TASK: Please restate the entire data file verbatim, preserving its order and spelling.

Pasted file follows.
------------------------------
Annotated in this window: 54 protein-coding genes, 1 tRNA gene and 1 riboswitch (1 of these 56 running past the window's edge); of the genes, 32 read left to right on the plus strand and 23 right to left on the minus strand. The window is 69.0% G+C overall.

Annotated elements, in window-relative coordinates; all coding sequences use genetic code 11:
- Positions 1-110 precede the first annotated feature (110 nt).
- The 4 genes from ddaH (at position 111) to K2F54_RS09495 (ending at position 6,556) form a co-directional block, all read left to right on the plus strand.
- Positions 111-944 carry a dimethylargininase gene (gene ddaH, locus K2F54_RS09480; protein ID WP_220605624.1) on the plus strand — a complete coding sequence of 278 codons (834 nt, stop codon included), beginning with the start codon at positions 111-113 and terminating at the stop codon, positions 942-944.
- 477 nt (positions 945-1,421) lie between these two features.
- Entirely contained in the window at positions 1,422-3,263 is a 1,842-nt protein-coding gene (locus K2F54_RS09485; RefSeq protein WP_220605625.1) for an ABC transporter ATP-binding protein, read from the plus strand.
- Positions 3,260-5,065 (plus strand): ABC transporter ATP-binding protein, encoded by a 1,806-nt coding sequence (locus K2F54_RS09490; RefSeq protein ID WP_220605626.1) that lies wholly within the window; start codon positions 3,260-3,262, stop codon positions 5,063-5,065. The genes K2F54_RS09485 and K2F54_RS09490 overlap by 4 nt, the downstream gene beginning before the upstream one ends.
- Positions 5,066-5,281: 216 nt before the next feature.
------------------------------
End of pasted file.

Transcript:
Annotated in this window: 54 protein-coding genes, 1 tRNA gene and 1 riboswitch (1 of these 56 running past the window's edge); of the genes, 32 read left to right on the plus strand and 23 right to left on the minus strand. The window is 69.0% G+C overall.

Annotated elements, in window-relative coordinates; all coding sequences use genetic code 11:
- Positions 1-110 precede the first annotated feature (110 nt).
- The 4 genes from ddaH (at position 111) to K2F54_RS09495 (ending at position 6,556) form a co-directional block, all read left to right on the plus strand.
- Positions 111-944 carry a dimethylargininase gene (gene ddaH, locus K2F54_RS09480; protein ID WP_220605624.1) on the plus strand — a complete coding sequence of 278 codons (834 nt, stop codon included), beginning with the start codon at positions 111-113 and terminating at the stop codon, positions 942-944.
- 477 nt (positions 945-1,421) lie between these two features.
- Entirely contained in the window at positions 1,422-3,263 is a 1,842-nt protein-coding gene (locus K2F54_RS09485; RefSeq protein WP_220605625.1) for an ABC transporter ATP-binding protein, read from the plus strand.
- Positions 3,260-5,065 (plus strand): ABC transporter ATP-binding protein, encoded by a 1,806-nt coding sequence (locus K2F54_RS09490; RefSeq protein ID WP_220605626.1) that lies wholly within the window; start codon positions 3,260-3,262, stop codon positions 5,063-5,065. The genes K2F54_RS09485 and K2F54_RS09490 overlap by 4 nt, the downstream gene beginning before the upstream one ends.
- Positions 5,066-5,281: 216 nt before the next feature.